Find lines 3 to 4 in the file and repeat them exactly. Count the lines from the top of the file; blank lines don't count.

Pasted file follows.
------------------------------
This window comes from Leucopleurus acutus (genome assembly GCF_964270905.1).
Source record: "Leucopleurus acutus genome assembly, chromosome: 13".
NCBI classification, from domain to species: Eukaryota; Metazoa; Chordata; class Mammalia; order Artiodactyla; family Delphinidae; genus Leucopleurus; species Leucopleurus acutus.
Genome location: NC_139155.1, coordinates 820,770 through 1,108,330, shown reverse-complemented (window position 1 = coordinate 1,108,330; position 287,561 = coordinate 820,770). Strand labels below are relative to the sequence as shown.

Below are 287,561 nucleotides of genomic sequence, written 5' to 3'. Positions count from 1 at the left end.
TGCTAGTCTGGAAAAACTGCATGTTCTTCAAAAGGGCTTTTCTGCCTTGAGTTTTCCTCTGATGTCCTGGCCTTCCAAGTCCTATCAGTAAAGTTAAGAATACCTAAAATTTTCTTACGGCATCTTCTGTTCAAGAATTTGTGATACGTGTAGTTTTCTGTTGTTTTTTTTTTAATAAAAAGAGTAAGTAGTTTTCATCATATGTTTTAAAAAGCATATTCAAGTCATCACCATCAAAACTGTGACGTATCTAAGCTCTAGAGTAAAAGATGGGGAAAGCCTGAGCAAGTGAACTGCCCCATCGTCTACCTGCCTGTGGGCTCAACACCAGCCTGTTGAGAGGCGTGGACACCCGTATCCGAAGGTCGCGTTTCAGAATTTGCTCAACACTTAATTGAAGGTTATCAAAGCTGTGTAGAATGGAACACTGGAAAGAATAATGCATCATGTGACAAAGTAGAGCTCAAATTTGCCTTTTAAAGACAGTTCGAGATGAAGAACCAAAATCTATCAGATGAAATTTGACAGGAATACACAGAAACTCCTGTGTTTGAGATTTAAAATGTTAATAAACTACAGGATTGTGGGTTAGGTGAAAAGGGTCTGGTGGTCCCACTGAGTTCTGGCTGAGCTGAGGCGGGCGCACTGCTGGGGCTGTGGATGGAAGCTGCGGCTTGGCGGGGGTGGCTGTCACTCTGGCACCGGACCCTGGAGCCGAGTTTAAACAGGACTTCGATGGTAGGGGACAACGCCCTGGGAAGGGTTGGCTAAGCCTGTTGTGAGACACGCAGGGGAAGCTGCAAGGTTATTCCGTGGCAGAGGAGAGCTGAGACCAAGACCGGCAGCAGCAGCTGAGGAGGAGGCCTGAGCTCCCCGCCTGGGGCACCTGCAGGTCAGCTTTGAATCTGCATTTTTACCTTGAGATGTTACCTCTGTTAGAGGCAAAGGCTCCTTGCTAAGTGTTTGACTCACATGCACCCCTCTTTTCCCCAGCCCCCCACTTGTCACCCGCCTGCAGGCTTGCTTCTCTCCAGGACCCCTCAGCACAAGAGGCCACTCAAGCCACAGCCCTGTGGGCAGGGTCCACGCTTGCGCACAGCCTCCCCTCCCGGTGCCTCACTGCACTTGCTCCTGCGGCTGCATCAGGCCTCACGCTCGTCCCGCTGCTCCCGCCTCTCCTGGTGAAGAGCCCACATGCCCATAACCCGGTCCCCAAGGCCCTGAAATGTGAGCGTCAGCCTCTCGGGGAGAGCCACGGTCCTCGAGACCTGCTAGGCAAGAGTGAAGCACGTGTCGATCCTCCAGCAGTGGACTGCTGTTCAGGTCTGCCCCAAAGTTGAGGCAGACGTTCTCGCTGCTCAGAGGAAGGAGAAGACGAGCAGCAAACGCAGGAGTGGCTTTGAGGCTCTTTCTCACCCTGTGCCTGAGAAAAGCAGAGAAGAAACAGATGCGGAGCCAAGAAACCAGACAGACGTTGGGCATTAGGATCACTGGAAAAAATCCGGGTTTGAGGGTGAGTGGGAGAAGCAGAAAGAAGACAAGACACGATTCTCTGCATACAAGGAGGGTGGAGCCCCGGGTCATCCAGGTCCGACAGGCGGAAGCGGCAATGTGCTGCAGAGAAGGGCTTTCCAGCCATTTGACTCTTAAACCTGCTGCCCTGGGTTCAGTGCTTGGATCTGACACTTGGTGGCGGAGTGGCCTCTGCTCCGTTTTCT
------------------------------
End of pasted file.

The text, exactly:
NCBI classification, from domain to species: Eukaryota; Metazoa; Chordata; class Mammalia; order Artiodactyla; family Delphinidae; genus Leucopleurus; species Leucopleurus acutus.
Genome location: NC_139155.1, coordinates 820,770 through 1,108,330, shown reverse-complemented (window position 1 = coordinate 1,108,330; position 287,561 = coordinate 820,770). Strand labels below are relative to the sequence as shown.